In 1946, R.H. Ives Gammell published his book “Twilight of Painting”. In the Preface, he stated that the purpose of the book was twofold. First, an attempt to present from an artist’s point of view those factors that brought about the decline in the art of painting. Secondly, an attempt “to analyze those factors for the benefit of the genuinely talented young people who, sooner or later, will address themselves to the task of rediscovering for their own use the now all-but-lost craft of picture making. Gammell’s words have proved to be prophetic.
The time has finally come, we are now seeing talented young people addressing themselves to the task of rediscovering the craft of picture making. Ateliers around the world are rediscovering the teaching methods that produced some of the greatest artists this world has seen. and students are soaking it up, taking top awards in many of the important shows.
Many factors are involved in the creation of art and in the formation of public taste. Political, spiritual, economic, and technological changes have the greatest impact. Because of these, what is in vogue today will be out tomorrow.
When “Twilight of Painting” was published, the art world was steeped in abstract expressionism. That movement is rapidly waning, now being replaced by various types of realism. Quality workmanship in every aspect of a paintings creation is now becoming a prime consideration.
Ives Gammell speaks very poignantly concerning workmanship in the excerpt below, from “Twilight of Painting”, page 31-32.
“Art lovers often forget that pictures were formerly painted to fulfill certain specified requirements, such as telling a story, recording the appearance of an individual, or enhancing the interior architecture of a building. Such things are only achieved effectively by the intelligent application of a vast amount of trained skill and acquired knowledge to the particular problem in hand. The pictures most successfully fulfilling these or similar requirements are the ones which were later rated as works of art.”
“The working methods traceable in the pictures themselves, the surviving records, and the traditions of the studios, all indicate that the men who painted these pictures were chiefly concerned with turning out good jobs. If any of them were consciously trying to produce “art,” they held this as a secondary objective. The main concern was the job. If the job were sufficiently well done, in every respect, it would be, sooner or later, classed as art. But the painters knew that unless it was a good job it had no chance of being “art” at all and not much chance of being paid for.”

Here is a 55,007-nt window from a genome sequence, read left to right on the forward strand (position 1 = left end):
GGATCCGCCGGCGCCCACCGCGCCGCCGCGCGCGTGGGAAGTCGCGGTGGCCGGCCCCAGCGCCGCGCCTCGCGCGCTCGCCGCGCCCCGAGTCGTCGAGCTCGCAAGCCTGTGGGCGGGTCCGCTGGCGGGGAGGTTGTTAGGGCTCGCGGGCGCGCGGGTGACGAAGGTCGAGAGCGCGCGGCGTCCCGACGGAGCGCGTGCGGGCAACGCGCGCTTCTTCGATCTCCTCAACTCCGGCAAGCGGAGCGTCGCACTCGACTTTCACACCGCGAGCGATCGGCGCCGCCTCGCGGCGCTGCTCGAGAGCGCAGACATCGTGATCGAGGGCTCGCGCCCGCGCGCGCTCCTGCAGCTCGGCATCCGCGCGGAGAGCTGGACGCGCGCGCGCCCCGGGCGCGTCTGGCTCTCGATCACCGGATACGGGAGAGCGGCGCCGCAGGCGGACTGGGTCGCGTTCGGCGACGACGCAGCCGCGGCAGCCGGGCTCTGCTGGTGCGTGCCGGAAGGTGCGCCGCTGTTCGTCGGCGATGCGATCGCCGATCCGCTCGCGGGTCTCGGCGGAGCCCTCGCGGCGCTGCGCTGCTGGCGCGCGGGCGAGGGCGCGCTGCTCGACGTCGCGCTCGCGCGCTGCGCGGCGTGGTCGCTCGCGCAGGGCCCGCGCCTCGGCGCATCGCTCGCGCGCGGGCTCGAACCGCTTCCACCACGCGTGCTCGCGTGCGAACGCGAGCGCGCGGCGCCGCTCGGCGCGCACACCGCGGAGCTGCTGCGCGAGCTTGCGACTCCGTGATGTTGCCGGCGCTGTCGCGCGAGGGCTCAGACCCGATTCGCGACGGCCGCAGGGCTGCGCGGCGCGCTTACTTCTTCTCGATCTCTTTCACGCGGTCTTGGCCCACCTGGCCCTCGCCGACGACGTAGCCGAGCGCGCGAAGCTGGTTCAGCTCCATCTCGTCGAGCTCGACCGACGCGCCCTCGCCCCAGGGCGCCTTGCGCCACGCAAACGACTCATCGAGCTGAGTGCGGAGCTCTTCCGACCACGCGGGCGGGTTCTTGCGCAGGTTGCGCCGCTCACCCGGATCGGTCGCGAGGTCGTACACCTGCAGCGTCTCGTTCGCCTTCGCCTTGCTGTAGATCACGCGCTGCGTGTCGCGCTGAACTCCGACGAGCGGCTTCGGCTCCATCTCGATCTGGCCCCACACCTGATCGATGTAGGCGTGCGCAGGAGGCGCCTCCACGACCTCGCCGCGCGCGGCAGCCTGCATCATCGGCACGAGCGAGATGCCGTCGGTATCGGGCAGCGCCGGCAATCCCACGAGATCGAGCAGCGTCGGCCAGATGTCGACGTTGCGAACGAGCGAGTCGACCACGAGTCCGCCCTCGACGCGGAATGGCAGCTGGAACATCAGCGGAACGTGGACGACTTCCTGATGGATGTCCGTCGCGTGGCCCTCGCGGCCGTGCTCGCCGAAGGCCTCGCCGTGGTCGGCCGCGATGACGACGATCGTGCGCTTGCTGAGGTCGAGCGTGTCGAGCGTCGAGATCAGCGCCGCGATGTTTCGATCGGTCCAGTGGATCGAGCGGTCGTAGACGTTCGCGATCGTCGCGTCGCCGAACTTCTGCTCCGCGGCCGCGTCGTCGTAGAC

“Painters learned to consider pictures in terms of good and bad jobs before even raising the question of their being good or bad art. And there is ample justification for this attitude. Fashions in taste and aesthetics change continually, and with their flux pictures go in and out of fashion. But it is noteworthy that pictures which fulfill their purpose supremely well – in other words, the good jobs – have a way of coming back into favor again and again. The bad jobs disappear at the first shift of fashion and do not return.”
“That is why workmanship, in the fullest and broadest sense of the term, remains the persisting factor common to all the pictures which have been highly prized as works of art over long periods of time, regardless of when or where they were painted. Workmanship of a high order is the viaticum lacking which a picture will not get very far in its journey through the shifting fashions and fads which accompany the passing years. Of course, a picture may have such workmanship and still fall short of being a work of art. But, unless it displays purely pictorial qualities – and all these qualities come under the head of workmanship – having genuine intrinsic merit apart from their supposed intellectual or emotional content, a painting is invariably discarded as worthless before three or four generations have gone their way.”
“The ability to recognize and evaluate such pictorial qualities and to judge them impersonally is acquired with the ability to paint pictures and, apparently, in no other way. By belittling this sort of trained judgment and subsequently eliminating it from their deliberations altogether, the amateurs and art experts of our time have started the art of painting on an uncharted sea where it has drifted without pilot or rudder. The result is to be seen on the walls of our museums and picture galleries. It is labeled Modern Art.”
More from Ives Gammell in future articles.
Photos: Art Renewal Center and Google images
John Pototschnik is an Art Renewal Center Associate Living Master
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